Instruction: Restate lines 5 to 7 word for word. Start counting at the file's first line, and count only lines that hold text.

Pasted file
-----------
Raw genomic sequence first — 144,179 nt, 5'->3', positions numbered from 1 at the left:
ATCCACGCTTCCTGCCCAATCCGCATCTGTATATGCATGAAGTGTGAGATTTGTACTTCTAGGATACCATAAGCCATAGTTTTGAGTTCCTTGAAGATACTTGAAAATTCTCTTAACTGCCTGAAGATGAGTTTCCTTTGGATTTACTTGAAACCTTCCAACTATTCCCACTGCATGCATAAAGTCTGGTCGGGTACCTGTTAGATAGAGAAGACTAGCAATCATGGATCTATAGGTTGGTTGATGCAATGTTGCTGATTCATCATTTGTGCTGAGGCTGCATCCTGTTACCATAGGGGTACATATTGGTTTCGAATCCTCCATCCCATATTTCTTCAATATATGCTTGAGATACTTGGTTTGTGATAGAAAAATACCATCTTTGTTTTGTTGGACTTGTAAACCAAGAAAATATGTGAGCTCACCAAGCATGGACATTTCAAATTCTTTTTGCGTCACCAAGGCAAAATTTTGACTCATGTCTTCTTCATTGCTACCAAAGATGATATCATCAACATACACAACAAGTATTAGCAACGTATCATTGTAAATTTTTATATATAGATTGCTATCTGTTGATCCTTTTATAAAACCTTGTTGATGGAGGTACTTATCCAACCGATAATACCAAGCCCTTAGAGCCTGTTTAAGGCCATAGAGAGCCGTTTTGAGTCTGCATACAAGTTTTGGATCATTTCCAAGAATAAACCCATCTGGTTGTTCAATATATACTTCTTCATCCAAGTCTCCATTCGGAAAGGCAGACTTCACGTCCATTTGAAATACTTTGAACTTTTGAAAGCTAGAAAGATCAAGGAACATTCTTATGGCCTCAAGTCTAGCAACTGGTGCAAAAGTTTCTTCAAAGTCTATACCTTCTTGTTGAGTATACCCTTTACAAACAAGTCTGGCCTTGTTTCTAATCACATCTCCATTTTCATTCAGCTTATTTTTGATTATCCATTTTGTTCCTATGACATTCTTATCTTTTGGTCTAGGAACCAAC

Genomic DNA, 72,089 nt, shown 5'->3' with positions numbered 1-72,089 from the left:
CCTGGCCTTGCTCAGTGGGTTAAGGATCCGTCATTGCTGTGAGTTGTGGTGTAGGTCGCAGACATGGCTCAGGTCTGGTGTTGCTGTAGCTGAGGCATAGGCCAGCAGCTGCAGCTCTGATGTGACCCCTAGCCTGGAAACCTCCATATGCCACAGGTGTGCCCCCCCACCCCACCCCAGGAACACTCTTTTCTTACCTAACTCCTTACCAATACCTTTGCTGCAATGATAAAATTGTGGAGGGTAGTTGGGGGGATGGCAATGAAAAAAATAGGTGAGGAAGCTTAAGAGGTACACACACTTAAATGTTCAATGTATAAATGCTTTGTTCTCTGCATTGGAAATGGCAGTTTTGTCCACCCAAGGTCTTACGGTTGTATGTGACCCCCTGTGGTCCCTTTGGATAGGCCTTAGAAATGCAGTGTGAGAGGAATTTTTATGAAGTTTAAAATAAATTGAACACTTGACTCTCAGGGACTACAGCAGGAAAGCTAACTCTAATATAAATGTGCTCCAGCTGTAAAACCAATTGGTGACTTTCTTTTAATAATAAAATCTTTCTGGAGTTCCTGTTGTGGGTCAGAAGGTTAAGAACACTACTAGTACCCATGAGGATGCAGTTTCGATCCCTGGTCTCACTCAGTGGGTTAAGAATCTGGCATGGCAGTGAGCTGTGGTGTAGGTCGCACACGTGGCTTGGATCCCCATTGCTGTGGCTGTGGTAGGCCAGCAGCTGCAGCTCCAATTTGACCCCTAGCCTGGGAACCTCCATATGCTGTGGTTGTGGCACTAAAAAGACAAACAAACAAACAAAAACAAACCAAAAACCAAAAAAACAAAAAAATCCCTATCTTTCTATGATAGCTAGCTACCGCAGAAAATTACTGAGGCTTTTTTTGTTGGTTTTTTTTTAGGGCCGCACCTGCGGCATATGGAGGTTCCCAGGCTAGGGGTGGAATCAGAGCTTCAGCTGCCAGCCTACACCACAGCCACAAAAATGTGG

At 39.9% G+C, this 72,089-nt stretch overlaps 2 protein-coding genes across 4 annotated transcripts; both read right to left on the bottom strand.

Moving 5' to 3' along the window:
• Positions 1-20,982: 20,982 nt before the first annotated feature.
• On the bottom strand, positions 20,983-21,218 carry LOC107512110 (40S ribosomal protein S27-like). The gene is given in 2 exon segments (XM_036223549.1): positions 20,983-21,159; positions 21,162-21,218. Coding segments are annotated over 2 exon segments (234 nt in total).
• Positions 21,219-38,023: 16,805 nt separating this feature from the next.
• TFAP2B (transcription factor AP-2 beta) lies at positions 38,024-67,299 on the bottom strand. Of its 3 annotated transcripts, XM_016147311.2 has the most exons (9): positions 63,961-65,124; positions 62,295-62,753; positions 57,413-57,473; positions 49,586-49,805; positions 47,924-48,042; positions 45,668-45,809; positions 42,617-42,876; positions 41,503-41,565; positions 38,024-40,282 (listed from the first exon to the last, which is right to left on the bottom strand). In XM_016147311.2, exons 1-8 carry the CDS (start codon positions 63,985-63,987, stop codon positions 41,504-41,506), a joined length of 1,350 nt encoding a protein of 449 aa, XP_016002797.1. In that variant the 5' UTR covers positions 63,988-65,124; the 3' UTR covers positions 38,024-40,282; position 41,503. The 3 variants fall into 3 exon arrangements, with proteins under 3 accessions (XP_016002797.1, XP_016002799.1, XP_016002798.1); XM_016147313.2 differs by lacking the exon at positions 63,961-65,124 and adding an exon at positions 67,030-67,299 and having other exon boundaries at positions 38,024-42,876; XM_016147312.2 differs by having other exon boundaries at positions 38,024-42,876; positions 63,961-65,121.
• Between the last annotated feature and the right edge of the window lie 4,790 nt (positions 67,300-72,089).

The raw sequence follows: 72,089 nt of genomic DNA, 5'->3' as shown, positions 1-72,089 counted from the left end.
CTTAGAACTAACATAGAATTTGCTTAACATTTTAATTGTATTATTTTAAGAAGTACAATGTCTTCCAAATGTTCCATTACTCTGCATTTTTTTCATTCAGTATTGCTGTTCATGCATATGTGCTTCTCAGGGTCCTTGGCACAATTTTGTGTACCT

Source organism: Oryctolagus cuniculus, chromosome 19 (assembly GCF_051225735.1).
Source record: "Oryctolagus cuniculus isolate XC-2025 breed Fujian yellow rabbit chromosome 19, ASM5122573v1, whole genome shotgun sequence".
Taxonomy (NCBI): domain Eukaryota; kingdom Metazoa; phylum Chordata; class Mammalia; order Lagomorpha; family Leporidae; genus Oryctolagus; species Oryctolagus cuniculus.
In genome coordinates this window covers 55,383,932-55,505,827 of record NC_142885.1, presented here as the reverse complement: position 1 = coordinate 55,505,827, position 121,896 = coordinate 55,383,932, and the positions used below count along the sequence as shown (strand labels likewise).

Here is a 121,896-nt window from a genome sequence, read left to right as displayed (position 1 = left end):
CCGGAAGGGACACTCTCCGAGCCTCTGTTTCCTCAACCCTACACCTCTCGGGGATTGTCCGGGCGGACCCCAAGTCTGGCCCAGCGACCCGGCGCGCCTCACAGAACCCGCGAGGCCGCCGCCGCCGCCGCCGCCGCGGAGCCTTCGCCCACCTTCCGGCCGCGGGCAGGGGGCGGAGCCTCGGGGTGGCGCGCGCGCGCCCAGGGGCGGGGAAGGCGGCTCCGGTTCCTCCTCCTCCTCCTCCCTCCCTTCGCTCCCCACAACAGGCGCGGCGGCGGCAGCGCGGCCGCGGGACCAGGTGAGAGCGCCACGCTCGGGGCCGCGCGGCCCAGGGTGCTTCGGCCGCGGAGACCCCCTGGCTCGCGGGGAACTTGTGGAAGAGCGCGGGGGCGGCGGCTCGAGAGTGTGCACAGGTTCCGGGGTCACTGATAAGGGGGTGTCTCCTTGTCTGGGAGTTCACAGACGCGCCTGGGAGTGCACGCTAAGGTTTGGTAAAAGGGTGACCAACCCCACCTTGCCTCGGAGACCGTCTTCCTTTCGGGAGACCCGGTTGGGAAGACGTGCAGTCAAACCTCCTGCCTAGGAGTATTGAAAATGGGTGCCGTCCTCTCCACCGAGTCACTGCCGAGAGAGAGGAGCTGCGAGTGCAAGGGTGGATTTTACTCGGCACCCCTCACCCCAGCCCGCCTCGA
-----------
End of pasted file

At 39.9% G+C, this 72,089-nt stretch overlaps 2 protein-coding genes across 4 annotated transcripts; both read right to left on the bottom strand.

Moving 5' to 3' along the window:
• Positions 1-20,982: 20,982 nt before the first annotated feature.